MTN vs Vodacom disappearing airtime tests

The phenomenon of “disappearing airtime” reared its ugly head again recently, with many customers reporting that their airtime was vanishing despite their devices not being used.

After an investigation into a large number of cases reported on MTN’s network, MyBroadband discovered that this was the result of fraudulent subscriptions to WASP services.

These subscriptions were created by malicious bots which used click-jacking and MSISDN spoofing to subscribe MTN customers to content services without their knowledge.

MTN confirmed that these fraudulent WASP subscriptions had become a major issue, with many customers reporting that they had been signed up fraudulently to content services.

The mobile operator told MyBroadband that it was implementing a number of security measures to prevent the occurrence of fraud on its network and reduce the prevalence of fraudulent WASP subscriptions.

A number of these systems have already been implemented on MTN’s network, supposedly protecting users against fraud and fixing the “disappearing airtime” problem.

We put these systems, and other preventions, to the test on the two biggest mobile networks in South Africa – MTN and Vodacom.

The test

We inserted a prepaid Vodacom and MTN SIM into Nokia 5 smartphones and checked on both devices for any existing WASP subscriptions.

Neither reflected any active WASP subscriptions.

We then connected both smartphones and started up the My Data Manager app on each device to monitor any unexpected data usage.

Each SIM was loaded with R30 airtime, and we then began to browse the Internet.

MTN previously told MyBroadband that WASP fraud can occur from malicious bots engaging with banners advertising its content services.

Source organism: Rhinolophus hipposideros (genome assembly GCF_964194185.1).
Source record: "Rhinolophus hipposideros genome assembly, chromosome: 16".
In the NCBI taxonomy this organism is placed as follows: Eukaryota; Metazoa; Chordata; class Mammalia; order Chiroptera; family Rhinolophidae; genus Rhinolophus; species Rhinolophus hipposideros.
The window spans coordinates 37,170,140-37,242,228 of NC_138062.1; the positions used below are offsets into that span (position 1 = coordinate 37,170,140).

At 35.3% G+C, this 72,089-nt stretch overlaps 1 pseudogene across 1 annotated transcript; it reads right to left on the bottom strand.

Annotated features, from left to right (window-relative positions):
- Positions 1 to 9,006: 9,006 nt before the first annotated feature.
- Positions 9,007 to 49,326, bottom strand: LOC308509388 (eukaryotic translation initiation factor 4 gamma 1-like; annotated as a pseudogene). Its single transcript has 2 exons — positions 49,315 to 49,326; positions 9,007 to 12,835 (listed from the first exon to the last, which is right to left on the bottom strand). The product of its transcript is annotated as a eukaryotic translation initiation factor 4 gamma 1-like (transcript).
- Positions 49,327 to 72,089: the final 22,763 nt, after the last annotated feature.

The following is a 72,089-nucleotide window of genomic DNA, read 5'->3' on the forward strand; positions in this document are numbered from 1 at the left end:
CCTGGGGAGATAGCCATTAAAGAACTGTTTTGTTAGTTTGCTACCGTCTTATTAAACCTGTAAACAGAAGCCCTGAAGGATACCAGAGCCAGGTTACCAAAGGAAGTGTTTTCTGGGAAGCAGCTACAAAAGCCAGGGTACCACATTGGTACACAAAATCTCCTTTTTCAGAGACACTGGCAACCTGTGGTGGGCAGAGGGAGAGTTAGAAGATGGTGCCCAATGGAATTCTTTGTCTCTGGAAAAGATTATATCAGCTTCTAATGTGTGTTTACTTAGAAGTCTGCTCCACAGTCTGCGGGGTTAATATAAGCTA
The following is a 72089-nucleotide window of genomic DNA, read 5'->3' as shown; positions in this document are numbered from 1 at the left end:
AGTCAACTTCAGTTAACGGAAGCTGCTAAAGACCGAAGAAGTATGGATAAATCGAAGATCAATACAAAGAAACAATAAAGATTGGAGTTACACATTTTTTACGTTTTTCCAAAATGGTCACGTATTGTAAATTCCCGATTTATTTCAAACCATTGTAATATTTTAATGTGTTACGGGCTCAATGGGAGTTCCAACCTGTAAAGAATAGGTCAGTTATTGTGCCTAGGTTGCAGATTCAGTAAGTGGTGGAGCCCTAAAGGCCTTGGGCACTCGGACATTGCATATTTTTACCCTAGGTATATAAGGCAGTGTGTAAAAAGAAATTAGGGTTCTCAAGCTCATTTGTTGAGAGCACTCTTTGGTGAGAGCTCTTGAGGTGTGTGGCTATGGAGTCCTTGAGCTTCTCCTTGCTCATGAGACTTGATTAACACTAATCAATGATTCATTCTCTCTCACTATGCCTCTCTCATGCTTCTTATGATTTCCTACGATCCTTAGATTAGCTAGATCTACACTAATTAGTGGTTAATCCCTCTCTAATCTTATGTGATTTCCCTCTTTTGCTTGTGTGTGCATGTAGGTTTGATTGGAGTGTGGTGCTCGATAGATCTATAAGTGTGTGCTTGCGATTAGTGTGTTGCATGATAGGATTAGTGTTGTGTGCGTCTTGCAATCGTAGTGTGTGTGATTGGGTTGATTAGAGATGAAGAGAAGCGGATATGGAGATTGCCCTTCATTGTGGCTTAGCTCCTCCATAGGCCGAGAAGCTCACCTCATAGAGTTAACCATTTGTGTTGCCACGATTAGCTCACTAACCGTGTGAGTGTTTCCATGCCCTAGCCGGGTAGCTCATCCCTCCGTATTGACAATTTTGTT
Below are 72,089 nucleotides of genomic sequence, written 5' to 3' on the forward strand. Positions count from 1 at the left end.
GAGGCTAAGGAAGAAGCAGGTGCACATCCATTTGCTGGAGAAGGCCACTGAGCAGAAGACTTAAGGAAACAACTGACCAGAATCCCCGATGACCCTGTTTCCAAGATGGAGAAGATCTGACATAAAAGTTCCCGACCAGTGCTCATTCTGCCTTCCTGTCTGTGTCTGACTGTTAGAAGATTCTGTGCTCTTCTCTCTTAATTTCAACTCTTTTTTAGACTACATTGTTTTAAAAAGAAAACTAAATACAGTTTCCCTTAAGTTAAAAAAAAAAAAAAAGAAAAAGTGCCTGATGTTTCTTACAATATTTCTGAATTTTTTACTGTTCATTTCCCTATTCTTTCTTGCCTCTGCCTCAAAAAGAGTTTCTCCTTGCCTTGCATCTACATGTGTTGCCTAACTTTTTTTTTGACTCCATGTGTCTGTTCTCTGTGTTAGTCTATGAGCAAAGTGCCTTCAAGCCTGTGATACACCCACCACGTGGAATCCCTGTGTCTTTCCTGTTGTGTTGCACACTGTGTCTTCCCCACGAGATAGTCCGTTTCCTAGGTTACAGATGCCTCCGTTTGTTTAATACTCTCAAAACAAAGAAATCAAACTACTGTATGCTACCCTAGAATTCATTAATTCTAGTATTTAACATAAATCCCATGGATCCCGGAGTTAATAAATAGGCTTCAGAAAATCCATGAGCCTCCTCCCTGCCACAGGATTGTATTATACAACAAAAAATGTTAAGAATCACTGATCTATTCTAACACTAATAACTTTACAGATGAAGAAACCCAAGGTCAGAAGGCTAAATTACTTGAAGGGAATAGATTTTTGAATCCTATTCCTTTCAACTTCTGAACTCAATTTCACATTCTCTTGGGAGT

Subsequently, we navigated through advertising banners and menus on the Vodacom Live! and MTN Play platforms to see whether our number would be fraudulently subscribed.

We also clicked on advertising banners on other less-reputable websites, many of which were unsecured and served adverts which aimed to collect user information

We did not subscribe to any services – as this would require us to approve via an opt-in message – or select any option which stated that it would deduct airtime.


We monitored the airtime balances of both devices throughout the test.

At the beginning of the experiment, each SIM had the following airtime balance:

  • Vodacom – R30.61
  • MTN – R30.00

After three days of clicking across hundreds of advertising banners across both operators’ content service pages and a variety of other sites covering everything from gambling to adult entertainment, we stopped the test.

For the duration of the test, we did not receive any SMS notifications regarding WASP subscriptions, nor did we receive any spam SMSs or direct marketing calls.

At the end of the test, we checked the airtime balances of both devices, and they reflected the following:

  • Vodacom – R30.61
  • MTN – R30.00

Airtime balances on both SIMs were unaffected, which meant that there was no disappearing airtime issue on our devices.

This may be good news for consumers, as the effects of MTN’s anti-fraud systems preventing click-jacking and MSISDN spoofing attacks could have contributed.

MTN has combated click-jacking attacks by suspending all off-deck marketing campaigns and implementing a number of advanced systems to detect and block fraudulent subscriptions.

The mobile operator implemented these safety measures directly following an investigation by MyBroadband into fraudulent WASP subscriptions.

Now read: How much it costs to send a WhatsApp message in South Africa

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MTN vs Vodacom disappearing airtime tests